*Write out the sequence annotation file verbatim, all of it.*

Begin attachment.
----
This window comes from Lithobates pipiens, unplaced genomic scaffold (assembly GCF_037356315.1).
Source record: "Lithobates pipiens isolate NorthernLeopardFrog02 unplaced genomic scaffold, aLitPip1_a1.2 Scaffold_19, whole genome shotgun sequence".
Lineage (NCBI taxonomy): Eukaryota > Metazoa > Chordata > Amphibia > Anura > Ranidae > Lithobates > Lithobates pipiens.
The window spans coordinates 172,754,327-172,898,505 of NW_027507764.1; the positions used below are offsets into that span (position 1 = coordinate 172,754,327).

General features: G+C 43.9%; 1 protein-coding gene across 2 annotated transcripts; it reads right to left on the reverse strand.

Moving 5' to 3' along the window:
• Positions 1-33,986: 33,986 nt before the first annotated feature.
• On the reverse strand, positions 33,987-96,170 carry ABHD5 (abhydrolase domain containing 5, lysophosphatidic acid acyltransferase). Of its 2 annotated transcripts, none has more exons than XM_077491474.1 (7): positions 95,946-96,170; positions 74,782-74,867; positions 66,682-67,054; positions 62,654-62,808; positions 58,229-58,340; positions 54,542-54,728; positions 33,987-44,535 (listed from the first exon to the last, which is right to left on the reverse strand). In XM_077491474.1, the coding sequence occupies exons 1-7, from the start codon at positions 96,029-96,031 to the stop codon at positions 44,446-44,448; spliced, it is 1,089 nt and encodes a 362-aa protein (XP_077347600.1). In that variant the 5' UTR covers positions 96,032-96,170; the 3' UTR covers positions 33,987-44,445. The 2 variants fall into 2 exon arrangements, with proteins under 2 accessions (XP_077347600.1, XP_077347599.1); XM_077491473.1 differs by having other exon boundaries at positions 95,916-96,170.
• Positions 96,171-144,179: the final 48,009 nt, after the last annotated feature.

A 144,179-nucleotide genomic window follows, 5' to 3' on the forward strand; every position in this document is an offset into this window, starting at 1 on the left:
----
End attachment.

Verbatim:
This window comes from Lithobates pipiens, unplaced genomic scaffold (assembly GCF_037356315.1).
Source record: "Lithobates pipiens isolate NorthernLeopardFrog02 unplaced genomic scaffold, aLitPip1_a1.2 Scaffold_19, whole genome shotgun sequence".
Lineage (NCBI taxonomy): Eukaryota > Metazoa > Chordata > Amphibia > Anura > Ranidae > Lithobates > Lithobates pipiens.
The window spans coordinates 172,754,327-172,898,505 of NW_027507764.1; the positions used below are offsets into that span (position 1 = coordinate 172,754,327).

General features: G+C 43.9%; 1 protein-coding gene across 2 annotated transcripts; it reads right to left on the reverse strand.

Moving 5' to 3' along the window:
• Positions 1-33,986: 33,986 nt before the first annotated feature.
• On the reverse strand, positions 33,987-96,170 carry ABHD5 (abhydrolase domain containing 5, lysophosphatidic acid acyltransferase). Of its 2 annotated transcripts, none has more exons than XM_077491474.1 (7): positions 95,946-96,170; positions 74,782-74,867; positions 66,682-67,054; positions 62,654-62,808; positions 58,229-58,340; positions 54,542-54,728; positions 33,987-44,535 (listed from the first exon to the last, which is right to left on the reverse strand). In XM_077491474.1, the coding sequence occupies exons 1-7, from the start codon at positions 96,029-96,031 to the stop codon at positions 44,446-44,448; spliced, it is 1,089 nt and encodes a 362-aa protein (XP_077347600.1). In that variant the 5' UTR covers positions 96,032-96,170; the 3' UTR covers positions 33,987-44,445. The 2 variants fall into 2 exon arrangements, with proteins under 2 accessions (XP_077347600.1, XP_077347599.1); XM_077491473.1 differs by having other exon boundaries at positions 95,916-96,170.
• Positions 96,171-144,179: the final 48,009 nt, after the last annotated feature.

A 144,179-nucleotide genomic window follows, 5' to 3' on the forward strand; every position in this document is an offset into this window, starting at 1 on the left: